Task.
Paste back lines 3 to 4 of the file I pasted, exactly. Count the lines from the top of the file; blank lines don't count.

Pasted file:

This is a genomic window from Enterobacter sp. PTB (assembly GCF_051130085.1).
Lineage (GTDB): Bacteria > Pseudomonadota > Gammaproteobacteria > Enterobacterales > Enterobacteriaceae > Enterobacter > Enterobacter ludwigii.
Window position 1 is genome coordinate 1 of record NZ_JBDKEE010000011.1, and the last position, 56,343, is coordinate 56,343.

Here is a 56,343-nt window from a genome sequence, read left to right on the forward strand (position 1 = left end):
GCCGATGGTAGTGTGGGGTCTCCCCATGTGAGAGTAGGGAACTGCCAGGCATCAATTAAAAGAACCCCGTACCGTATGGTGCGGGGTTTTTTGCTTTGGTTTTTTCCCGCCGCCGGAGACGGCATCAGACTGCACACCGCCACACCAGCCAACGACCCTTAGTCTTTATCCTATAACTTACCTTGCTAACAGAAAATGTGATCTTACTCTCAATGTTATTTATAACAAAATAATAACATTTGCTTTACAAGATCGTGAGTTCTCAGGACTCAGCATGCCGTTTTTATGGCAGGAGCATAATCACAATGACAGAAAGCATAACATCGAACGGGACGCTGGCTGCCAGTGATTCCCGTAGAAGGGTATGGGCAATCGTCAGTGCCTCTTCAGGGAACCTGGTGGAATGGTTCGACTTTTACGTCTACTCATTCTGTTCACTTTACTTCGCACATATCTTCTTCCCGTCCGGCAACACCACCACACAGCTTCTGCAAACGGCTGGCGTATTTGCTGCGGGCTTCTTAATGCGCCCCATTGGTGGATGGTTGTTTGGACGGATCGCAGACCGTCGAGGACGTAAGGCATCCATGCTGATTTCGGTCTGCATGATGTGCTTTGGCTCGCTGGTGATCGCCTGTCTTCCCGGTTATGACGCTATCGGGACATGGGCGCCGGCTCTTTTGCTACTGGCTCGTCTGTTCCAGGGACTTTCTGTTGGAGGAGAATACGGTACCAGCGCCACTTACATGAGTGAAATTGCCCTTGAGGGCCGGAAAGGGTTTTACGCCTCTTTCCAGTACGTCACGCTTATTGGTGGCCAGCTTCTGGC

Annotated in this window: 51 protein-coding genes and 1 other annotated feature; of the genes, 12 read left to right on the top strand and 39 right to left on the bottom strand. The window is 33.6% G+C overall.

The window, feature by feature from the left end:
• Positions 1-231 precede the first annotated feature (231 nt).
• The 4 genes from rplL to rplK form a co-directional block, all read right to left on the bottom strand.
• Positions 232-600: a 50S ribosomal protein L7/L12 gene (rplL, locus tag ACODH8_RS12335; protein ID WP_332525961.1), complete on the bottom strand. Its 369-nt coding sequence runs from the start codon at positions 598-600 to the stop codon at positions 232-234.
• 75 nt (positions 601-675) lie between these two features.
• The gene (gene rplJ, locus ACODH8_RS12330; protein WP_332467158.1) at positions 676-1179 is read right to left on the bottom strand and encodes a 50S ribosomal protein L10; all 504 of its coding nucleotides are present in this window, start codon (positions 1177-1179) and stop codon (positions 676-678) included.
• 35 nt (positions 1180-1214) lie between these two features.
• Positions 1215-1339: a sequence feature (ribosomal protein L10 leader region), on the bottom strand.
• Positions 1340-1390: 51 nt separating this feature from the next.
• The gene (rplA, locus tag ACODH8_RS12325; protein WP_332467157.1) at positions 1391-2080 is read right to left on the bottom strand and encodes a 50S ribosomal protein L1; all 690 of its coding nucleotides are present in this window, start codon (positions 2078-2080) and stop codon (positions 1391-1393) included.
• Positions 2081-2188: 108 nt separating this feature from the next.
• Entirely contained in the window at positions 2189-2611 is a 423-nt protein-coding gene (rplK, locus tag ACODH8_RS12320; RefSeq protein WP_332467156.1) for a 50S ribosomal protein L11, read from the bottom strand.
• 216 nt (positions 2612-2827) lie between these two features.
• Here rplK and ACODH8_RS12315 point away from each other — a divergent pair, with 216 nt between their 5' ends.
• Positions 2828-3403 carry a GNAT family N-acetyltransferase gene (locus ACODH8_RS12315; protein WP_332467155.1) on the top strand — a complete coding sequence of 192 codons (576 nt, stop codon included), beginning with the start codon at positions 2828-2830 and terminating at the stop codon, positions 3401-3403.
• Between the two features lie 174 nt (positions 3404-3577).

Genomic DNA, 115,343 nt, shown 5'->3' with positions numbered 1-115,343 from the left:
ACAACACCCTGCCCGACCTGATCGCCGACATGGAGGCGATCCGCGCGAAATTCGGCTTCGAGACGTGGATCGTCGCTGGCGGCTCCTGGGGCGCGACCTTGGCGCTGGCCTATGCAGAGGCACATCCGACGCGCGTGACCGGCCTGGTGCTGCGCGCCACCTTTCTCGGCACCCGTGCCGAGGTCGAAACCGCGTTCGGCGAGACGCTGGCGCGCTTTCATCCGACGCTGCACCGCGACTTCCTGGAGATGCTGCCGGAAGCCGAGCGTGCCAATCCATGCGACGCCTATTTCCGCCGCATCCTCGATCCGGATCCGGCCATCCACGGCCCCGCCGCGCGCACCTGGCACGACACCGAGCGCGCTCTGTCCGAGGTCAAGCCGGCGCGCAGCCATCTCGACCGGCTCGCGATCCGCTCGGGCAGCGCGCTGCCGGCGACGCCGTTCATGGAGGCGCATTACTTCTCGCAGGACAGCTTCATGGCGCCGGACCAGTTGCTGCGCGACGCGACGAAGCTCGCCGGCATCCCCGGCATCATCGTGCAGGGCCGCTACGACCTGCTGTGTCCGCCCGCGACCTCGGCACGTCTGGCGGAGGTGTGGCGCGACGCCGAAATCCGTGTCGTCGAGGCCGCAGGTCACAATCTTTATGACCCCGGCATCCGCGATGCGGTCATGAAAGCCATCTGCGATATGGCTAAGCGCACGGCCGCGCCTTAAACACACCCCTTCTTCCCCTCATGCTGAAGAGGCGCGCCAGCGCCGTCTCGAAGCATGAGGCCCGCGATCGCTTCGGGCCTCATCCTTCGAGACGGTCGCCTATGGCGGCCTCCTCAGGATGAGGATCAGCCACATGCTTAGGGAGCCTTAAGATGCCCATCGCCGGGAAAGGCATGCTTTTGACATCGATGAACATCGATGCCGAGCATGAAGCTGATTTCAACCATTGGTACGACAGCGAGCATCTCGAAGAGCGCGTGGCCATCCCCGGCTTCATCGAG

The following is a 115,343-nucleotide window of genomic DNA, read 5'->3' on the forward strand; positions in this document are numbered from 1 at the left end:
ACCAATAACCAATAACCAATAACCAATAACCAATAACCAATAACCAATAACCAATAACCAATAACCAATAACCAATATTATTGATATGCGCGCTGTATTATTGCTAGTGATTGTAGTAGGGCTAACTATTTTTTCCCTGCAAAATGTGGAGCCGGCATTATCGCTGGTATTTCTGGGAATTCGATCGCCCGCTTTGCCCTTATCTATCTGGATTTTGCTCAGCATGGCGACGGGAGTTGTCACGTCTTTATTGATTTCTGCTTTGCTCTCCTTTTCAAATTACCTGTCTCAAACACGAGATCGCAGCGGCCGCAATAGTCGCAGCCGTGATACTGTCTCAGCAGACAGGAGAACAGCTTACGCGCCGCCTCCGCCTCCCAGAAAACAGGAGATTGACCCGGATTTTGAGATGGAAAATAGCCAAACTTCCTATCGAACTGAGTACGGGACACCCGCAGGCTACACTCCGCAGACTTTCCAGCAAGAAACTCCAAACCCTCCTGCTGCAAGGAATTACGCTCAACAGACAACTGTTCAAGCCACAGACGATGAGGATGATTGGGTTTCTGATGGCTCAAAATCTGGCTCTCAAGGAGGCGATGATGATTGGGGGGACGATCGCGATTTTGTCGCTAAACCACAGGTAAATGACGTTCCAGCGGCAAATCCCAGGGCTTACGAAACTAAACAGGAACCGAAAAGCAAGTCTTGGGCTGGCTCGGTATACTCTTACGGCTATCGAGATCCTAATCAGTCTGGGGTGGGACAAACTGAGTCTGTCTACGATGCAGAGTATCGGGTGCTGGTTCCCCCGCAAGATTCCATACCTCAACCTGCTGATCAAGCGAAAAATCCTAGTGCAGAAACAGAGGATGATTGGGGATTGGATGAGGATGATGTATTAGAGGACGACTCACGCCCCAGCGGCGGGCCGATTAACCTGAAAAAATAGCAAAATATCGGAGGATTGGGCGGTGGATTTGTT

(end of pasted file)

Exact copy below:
Window position 1 is genome coordinate 1 of record NZ_JBDKEE010000011.1, and the last position, 56,343, is coordinate 56,343.

Here is a 56,343-nt window from a genome sequence, read left to right on the forward strand (position 1 = left end):